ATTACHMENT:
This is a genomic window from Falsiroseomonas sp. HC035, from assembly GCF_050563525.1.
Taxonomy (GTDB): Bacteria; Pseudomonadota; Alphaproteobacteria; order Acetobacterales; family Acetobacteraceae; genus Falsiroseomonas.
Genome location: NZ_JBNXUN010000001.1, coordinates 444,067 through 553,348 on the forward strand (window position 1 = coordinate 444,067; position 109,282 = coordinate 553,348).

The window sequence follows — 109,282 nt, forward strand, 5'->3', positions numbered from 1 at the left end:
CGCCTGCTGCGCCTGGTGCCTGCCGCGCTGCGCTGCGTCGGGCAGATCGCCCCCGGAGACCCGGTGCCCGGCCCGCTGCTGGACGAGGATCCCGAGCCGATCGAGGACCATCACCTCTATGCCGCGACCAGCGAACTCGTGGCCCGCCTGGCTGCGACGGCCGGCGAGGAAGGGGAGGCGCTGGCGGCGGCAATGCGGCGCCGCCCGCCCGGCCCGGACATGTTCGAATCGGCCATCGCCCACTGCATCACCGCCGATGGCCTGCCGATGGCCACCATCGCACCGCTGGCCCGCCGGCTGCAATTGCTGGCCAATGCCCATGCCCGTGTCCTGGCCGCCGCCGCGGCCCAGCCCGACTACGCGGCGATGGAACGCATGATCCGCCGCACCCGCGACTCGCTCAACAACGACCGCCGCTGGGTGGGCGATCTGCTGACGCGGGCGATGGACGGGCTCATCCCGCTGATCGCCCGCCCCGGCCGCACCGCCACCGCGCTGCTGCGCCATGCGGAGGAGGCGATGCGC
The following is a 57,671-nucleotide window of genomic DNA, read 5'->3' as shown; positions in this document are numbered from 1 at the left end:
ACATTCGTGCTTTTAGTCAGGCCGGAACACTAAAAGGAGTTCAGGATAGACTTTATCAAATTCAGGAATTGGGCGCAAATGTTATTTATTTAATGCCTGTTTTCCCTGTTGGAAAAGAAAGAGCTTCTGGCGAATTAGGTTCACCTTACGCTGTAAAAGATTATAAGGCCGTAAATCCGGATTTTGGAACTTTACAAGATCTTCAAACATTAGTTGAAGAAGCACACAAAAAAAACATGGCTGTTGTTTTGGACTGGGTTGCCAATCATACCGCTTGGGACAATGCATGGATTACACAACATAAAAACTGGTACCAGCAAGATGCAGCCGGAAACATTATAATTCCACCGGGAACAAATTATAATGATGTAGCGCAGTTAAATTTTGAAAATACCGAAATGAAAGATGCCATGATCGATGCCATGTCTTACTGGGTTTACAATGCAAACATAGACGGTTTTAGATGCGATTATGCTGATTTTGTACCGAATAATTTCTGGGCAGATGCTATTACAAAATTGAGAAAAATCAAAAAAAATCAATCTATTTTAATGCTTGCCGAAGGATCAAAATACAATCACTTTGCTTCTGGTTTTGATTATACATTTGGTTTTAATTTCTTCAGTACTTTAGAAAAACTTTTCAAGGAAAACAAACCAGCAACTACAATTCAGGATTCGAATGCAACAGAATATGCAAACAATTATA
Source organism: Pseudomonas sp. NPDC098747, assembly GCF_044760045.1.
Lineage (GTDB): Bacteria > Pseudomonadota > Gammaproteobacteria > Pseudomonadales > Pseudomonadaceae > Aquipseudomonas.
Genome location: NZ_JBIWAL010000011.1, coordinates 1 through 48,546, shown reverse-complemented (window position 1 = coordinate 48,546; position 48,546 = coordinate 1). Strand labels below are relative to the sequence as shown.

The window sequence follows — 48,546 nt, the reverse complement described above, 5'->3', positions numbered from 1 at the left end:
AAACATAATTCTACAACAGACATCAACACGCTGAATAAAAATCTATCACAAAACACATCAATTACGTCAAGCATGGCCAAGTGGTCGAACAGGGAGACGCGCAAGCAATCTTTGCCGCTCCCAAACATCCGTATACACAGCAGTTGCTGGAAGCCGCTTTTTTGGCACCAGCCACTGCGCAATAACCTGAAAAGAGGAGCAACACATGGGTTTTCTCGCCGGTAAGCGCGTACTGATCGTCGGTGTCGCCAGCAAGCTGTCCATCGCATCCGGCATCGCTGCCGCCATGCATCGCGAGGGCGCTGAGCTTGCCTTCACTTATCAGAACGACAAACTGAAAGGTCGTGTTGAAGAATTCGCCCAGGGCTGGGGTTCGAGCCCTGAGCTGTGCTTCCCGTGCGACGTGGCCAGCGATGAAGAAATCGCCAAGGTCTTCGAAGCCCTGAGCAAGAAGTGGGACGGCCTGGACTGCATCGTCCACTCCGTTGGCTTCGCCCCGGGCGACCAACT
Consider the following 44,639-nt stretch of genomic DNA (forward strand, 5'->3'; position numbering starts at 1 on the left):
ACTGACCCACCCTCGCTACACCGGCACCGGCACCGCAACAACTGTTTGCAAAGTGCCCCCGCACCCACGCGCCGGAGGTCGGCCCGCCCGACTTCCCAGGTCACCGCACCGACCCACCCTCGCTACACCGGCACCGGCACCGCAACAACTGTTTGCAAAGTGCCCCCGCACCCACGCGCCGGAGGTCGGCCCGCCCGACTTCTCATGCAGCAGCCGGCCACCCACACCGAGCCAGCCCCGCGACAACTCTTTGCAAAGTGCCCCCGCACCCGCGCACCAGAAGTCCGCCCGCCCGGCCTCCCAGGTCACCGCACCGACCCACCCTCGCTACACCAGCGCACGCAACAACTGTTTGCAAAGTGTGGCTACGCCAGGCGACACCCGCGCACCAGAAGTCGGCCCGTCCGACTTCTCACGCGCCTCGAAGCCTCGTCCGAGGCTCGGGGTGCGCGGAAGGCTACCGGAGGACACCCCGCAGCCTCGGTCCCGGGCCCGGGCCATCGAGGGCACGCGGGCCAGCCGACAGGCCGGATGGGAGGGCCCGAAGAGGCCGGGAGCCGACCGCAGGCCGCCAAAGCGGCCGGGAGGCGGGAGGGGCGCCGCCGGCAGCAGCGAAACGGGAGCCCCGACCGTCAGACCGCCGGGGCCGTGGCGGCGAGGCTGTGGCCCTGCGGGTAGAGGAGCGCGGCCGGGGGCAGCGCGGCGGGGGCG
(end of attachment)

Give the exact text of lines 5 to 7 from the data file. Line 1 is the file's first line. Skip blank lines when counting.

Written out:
CGCCTGCTGCGCCTGGTGCCTGCCGCGCTGCGCTGCGTCGGGCAGATCGCCCCCGGAGACCCGGTGCCCGGCCCGCTGCTGGACGAGGATCCCGAGCCGATCGAGGACCATCACCTCTATGCCGCGACCAGCGAACTCGTGGCCCGCCTGGCTGCGACGGCCGGCGAGGAAGGGGAGGCGCTGGCGGCGGCAATGCGGCGCCGCCCGCCCGGCCCGGACATGTTCGAATCGGCCATCGCCCACTGCATCACCGCCGATGGCCTGCCGATGGCCACCATCGCACCGCTGGCCCGCCGGCTGCAATTGCTGGCCAATGCCCATGCCCGTGTCCTGGCCGCCGCCGCGGCCCAGCCCGACTACGCGGCGATGGAACGCATGATCCGCCGCACCCGCGACTCGCTCAACAACGACCGCCGCTGGGTGGGCGATCTGCTGACGCGGGCGATGGACGGGCTCATCCCGCTGATCGCCCGCCCCGGCCGCACCGCCACCGCGCTGCTGCGCCATGCGGAGGAGGCGATGCGC
The following is a 57,671-nucleotide window of genomic DNA, read 5'->3' as shown; positions in this document are numbered from 1 at the left end:
ACATTCGTGCTTTTAGTCAGGCCGGAACACTAAAAGGAGTTCAGGATAGACTTTATCAAATTCAGGAATTGGGCGCAAATGTTATTTATTTAATGCCTGTTTTCCCTGTTGGAAAAGAAAGAGCTTCTGGCGAATTAGGTTCACCTTACGCTGTAAAAGATTATAAGGCCGTAAATCCGGATTTTGGAACTTTACAAGATCTTCAAACATTAGTTGAAGAAGCACACAAAAAAAACATGGCTGTTGTTTTGGACTGGGTTGCCAATCATACCGCTTGGGACAATGCATGGATTACACAACATAAAAACTGGTACCAGCAAGATGCAGCCGGAAACATTATAATTCCACCGGGAACAAATTATAATGATGTAGCGCAGTTAAATTTTGAAAATACCGAAATGAAAGATGCCATGATCGATGCCATGTCTTACTGGGTTTACAATGCAAACATAGACGGTTTTAGATGCGATTATGCTGATTTTGTACCGAATAATTTCTGGGCAGATGCTATTACAAAATTGAGAAAAATCAAAAAAAATCAATCTATTTTAATGCTTGCCGAAGGATCAAAATACAATCACTTTGCTTCTGGTTTTGATTATACATTTGGTTTTAATTTCTTCAGTACTTTAGAAAAACTTTTCAAGGAAAACAAACCAGCAACTACAATTCAGGATTCGAATGCAACAGAATATGCAAACAATTATA